Holly Andres, “Behind the Old Painting,” 2007, C-Print at Quality Pictures Contemporary Art.
Nineteen months ago, in a review of a dismal survey of contemporary Portland photography at Clark College, I wrote the following: “Holly Andres, Portland’s most celebrated young photographer, is here with her (very familiar) hyper-posed, artificially lit scenes of pre-adolescent suburban ennui… They’re so stylized that I frequently feel like I’m looking at a Kate Spade ad rather than fine art. Beyond their initial appeal, the photographs, like their sheltered subjects, appear to be trapped in a stylistic black hole of vacuity.” Ungenerous as these sentiments are, I still can’t see clear to retracting them.
Andres’ new show at Quality Pictures, however, has made a believer out of me. In a body of work far more sophisticated and seductive than anything she’s previously exhibited, Andres has harnessed her technical prowess and narrative vision for Sparrow Lane, latest chapter in her ongoing, wordless novel.
Thematically and conceptually, there is little to distinguish Sparrow Lane from Andres’ earlier work. As before, she artfully composes dramatic, domestic tableaux with a decidedly upper-class, feminine flavor: There are lots of snappy retro outfits, vintage porcelain antiques, old-money wallpaper patterns, and bursts of pink. In these storybook settings, three girls—most notably a mesmerizing tween with skin and eyelashes the shade of vellum—explore adolescent and natural mysteries with a degree of artifice that can’t help but allude to post-Crewdson, Yalie theatricality.
What has changed from Andres’ earlier work, however, is the artist’s thoughtful and deliberate use of color, the complexity of her compositions, and her ability to conjure natural performances from her models. In all of these areas, Andres has grown dramatically as an artist, making Sparrow Lane her most rich and satisfying work to date. It’s worth noting, too, that scaling the C prints down from a mounted 40×50” to a handsomely framed 20×24” brings the stories back down to a human level, brings viewers in close for a more intimate reading, and generally returns the focus to the substance, rather than the style, of the images.
Holly Andres, “The Secret Portal,” 2008, C-Print.
Sparrow Lane tells the elliptical tale of three fair-haired adolescent sisters uncovering elusive truths in their perfectly manicured rooms and backyards, where every hesitant gesture holds the promise of transporting the girls from the land of Innocence to that of Experience, and where the threat of an unforeseen authority looms like a Protestant deity.
Set in a typically Andres-ian bedroom of shining hardwoods, daffodil drapes, and twin beds cloaked in pink satin spreads, “The Magic Elixir” is a tense image of duality, transformation, and order. Standing between the two beds, next to a doctor’s housecall bag, one of the older sisters carefully pours herself a spoonful of the titular medicine. As absorbed as she is in her task, the youngest, ghostly girl stands frozen in the foreground, looking genuinely fearful of some force that lies beyond the picture plane. Chillingly, and almost imperceptibly, the child’s reflection in the Victorian looking glass across the room stares back at us, but not in harmony with the turn of the foregrounded girl’s head. Andres has worked with mirrors on many occasion, but here they begin to take on the Hitchockian menace of phantasm.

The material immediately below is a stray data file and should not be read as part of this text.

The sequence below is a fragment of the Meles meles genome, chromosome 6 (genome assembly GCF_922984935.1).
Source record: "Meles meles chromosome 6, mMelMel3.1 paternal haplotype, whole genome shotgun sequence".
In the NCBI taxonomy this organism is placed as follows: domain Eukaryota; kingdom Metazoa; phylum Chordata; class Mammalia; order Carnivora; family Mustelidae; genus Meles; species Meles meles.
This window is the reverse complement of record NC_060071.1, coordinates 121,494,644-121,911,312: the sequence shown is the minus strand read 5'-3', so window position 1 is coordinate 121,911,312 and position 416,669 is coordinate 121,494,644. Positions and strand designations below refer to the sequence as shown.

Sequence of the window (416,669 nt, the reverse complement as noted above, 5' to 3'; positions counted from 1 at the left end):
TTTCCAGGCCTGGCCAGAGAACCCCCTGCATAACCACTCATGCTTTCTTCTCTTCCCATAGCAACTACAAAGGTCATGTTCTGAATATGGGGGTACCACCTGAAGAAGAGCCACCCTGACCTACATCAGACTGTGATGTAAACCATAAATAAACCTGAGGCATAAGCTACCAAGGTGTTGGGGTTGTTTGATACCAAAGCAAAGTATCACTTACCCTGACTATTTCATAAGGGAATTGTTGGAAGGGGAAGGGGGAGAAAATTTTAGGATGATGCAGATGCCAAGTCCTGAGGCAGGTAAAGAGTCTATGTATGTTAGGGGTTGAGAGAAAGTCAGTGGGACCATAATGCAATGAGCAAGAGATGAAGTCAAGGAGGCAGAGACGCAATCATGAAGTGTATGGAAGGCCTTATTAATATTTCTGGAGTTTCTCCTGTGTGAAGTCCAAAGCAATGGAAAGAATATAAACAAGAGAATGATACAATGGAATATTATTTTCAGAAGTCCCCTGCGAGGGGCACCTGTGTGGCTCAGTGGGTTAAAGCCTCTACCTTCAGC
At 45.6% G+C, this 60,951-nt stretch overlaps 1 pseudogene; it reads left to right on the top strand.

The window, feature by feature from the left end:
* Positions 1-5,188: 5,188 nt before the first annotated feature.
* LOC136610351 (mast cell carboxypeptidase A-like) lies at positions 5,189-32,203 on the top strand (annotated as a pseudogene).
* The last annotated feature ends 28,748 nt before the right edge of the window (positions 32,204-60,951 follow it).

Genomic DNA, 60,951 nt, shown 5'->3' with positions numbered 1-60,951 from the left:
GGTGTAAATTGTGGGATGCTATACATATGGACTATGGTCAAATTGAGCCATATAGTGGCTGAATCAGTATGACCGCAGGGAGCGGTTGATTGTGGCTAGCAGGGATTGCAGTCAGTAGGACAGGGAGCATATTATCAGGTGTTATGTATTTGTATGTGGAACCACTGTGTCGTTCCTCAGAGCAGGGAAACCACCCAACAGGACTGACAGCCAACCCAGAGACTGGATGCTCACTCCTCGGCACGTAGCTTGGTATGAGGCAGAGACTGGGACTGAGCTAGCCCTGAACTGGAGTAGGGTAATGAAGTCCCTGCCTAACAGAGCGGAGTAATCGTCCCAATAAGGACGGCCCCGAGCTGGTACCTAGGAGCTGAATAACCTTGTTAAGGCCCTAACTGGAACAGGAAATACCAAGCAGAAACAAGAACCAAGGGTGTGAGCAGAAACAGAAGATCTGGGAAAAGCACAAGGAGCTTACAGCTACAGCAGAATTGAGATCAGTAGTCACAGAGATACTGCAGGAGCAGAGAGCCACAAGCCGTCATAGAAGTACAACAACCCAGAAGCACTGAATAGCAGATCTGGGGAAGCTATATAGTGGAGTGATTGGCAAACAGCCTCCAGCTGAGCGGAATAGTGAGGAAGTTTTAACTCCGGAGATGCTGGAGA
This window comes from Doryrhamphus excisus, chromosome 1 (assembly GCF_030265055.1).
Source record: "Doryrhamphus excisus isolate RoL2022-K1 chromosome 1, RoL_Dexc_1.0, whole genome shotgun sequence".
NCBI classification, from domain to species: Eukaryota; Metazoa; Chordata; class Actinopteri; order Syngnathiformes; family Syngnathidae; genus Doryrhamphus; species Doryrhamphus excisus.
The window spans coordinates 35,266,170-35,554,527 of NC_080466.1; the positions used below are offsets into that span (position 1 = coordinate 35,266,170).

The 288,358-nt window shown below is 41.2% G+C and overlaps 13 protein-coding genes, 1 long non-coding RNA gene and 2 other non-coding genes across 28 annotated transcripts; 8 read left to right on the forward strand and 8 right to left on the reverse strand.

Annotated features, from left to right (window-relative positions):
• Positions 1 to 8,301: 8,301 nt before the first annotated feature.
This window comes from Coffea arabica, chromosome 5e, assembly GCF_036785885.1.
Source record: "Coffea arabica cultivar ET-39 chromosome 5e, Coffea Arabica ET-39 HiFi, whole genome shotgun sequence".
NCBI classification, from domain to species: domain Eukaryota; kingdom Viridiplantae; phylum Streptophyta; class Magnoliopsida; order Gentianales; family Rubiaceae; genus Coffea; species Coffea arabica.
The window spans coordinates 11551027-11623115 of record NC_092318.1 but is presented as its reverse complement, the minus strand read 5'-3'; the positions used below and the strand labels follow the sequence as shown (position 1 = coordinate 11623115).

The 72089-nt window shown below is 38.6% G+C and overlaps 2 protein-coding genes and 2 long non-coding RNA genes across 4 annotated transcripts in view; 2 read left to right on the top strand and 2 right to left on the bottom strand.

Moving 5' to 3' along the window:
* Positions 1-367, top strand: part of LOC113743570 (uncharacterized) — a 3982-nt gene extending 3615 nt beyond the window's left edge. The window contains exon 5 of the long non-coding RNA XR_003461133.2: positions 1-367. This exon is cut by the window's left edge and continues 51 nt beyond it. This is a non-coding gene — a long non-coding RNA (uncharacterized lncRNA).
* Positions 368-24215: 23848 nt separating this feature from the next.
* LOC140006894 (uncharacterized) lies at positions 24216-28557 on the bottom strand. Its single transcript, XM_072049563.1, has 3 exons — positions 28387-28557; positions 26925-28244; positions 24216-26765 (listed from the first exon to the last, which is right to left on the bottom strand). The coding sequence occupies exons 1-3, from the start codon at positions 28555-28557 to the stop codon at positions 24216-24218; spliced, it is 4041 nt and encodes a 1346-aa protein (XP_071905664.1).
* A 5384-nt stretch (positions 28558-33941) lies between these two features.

The late director is also evoked in Andres’ carefully measured use of color, particularly her use of vibrant crimson in the otherwise aquatic-chromed “Behind the Old Painting.” Using softer light than ever before, Andres allows a deeply seductive, long tonal range to emerge from the baroque domestic setting and the model’s costumes. The dark shadows remain richly colored, and the camera’s monocular spatial compression works with the color scheme to create an atmosphere that is at once wholly natural and hyper-real.
Not every image works so well: There is still a heavily mannered lack of dynamism in the static poses of “Outside the Forbidden Bedroom” and “The Glowing Drawer,” but these clunkier images are the exceptions in Sparrow Lane. The exterior scene, “The Lost Mitten” (clearly a crowd favorite) is a marvel of diffused, glowing light, and “The Secret Portal” shows Andres achieving a directorial confidence that’s genuinely exciting.
Until now, I had always lumped Andres into that loathsome, overcrowded mental category: “Good… For Portland.” I found her earlier works relatively well-crafted, informed by contemporary trends, and cloyingly derivative of a million and one New York artists. Today I’m happy to have my mind changed, and proud to call Andres a hometown talent. Sparrow Lane is strong enough to show in any US city, and it wouldn’t surprise me to see Andres get a good deal of recognition from this series. These opinions are a good stretch from what I wrote two winters ago, but Andres’ creative vision, craftsmanship, and aesthetic confidence have emerged even farther.
Holly Andres, Sparrow Lane, at Quality Pictures, 916 NW Hoyt, through August 2.